Many athletes think that loading up on carbohydrates is the way to gain the edge in a competition. What is carb loading all about, and does it work?
Carb loading, or "muscle glycogen supercompensation", is about eating a large intake of carbohydrates right before a long term exercise trial, like running a marathon. The body carries its easy-access sugar stores of energy in the blood, the liver and muscles. The aim of carb loading is to overload the system with glucose, with the expectation that while some of the glucose goes into fat cells, some goes into the liver and muscles. Then, many hours later when the body is starving for energy, it finds that 'easy energy' right where it needs it.
Fat and protein are both considered more difficult for the body to metabolize - the typical body has been fed so much sugar that it's trained to use it best. For someone whose body has already been working hard for 4 hours and still needs to keep going, the body wants an energy source which is immediate.
Note that athletes that carb load also gain weight. The ratio tends to be that the body holds 3g of water for every 1g of carbs it stores. So for many athletes, carb loading turns into weight gain and a sluggish feeling. They avoid carb loading all together and feel they work out far better without the muscles full of sugar.
Studies have proven that womens bodies are not set up to carb load well. It appears that athletic men's bodies naturally use sugars well, while an atheletic woman's body naturally uses fat more easily. In one study, a group of female athletes were divided into three groups - one with no carb loading, one with carb loading plus supplements, and one with just carb supplements. There were no differences at all in performance.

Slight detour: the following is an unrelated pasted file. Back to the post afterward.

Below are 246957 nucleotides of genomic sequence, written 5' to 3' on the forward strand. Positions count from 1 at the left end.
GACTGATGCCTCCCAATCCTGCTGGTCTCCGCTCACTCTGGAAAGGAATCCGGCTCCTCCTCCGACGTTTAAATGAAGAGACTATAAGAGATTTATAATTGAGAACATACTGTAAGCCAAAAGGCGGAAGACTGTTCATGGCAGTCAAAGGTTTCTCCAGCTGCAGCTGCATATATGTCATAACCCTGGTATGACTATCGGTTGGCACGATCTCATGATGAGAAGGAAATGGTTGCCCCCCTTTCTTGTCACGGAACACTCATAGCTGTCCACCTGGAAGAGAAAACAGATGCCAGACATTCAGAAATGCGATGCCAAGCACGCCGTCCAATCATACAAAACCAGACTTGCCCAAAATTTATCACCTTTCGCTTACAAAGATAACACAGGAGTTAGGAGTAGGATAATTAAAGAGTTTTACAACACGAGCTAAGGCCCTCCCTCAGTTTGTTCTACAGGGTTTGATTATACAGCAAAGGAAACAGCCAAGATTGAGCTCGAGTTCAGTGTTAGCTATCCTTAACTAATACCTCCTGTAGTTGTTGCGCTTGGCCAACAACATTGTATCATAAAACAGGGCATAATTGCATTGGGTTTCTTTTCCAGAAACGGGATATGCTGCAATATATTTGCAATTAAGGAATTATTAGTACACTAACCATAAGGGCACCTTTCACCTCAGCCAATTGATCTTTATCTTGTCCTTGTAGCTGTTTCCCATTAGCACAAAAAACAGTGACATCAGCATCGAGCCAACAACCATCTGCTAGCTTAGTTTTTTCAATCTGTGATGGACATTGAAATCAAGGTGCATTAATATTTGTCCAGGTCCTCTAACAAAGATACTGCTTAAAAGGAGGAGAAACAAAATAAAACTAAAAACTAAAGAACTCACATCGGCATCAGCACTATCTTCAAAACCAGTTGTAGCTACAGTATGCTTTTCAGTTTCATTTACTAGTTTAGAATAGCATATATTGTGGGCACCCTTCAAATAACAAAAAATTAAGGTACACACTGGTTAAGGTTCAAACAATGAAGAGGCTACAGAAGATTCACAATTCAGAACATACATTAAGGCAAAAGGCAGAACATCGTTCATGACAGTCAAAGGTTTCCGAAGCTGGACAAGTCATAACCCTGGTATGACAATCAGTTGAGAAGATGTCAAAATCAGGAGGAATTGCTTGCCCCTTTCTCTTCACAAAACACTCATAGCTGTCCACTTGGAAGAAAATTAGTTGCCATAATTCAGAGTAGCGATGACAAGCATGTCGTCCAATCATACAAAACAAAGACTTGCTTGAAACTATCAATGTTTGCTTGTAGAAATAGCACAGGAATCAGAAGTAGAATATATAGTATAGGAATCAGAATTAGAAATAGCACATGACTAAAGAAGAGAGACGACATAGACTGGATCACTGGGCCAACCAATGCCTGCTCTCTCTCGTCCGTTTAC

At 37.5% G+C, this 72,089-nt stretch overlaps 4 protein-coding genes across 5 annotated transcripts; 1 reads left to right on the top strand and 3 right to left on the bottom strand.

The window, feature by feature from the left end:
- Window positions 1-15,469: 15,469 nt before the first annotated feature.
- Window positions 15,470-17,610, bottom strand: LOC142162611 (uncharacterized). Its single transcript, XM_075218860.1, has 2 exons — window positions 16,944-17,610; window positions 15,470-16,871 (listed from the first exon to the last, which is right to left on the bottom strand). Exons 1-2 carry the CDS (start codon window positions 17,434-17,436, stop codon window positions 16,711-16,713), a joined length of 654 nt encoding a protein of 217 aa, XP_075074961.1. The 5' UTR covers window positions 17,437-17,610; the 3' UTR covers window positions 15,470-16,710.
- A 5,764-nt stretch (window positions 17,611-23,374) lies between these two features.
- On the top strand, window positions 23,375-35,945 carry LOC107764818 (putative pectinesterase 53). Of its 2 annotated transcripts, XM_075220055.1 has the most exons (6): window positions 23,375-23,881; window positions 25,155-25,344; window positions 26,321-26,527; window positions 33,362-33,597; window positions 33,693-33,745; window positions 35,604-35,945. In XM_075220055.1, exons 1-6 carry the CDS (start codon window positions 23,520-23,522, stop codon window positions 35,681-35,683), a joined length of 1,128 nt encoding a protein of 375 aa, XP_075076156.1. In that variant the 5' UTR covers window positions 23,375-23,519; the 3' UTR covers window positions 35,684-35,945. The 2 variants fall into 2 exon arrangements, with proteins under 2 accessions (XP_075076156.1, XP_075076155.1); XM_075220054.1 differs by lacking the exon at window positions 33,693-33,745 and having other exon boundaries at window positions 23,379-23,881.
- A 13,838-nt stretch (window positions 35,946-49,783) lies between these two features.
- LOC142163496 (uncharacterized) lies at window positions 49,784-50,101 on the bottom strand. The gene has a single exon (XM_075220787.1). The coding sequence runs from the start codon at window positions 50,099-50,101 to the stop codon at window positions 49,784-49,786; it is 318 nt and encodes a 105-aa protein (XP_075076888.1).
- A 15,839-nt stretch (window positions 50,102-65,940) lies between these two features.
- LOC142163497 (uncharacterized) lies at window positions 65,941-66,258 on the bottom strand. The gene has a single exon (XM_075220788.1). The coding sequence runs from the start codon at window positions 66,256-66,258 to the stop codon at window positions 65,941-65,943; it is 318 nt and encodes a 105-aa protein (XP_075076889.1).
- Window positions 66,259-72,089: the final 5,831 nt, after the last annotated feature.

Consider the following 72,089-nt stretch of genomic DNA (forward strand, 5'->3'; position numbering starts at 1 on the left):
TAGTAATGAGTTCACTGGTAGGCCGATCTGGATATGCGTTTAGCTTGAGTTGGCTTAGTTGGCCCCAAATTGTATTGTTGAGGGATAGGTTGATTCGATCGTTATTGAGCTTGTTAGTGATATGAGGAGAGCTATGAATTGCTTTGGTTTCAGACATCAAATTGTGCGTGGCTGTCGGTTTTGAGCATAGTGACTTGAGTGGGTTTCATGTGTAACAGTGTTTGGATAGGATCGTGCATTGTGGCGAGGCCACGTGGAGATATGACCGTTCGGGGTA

One reason given for the apparent lack of effect in women but the effect in men is that men tend to have larger stomachs and simply can eat enough carbs to make a difference to their systems. A carb loading male must literally consume over 600g of carbs in a day in order to saturate his muscles with sugars and be effective. Even when attempting to eat complete carb diets, most women do not approach this level.
Other studies are showing that while carb loading may fill the muscles and liver with sugar, that FAT loading is even more effective. A study done in 1994 compared two groups of cyclists - one on low fat/high carb and the other on low carb/high fat. For high intensity workouts, both groups did equally well. For long, moderate intensity workouts (Tour de France), it was the high fat group that did better. There are other studies that show that increased healthy fat intake boosts endurance and oxygen consumption.
In the end, every human body is different. We all have different metabolism rates, different exercise rates, different foods we enjoy eating. But before you go with an exercise plan just because "everybody else does it", do some experimentation on what works best for YOU. You might easily find that eating a healthy low carb diet, and making sure you have enough healthy FAT in your system before beginning that event, is what propels you across the finish line.
Lisa Shea's Library of Low Carb Books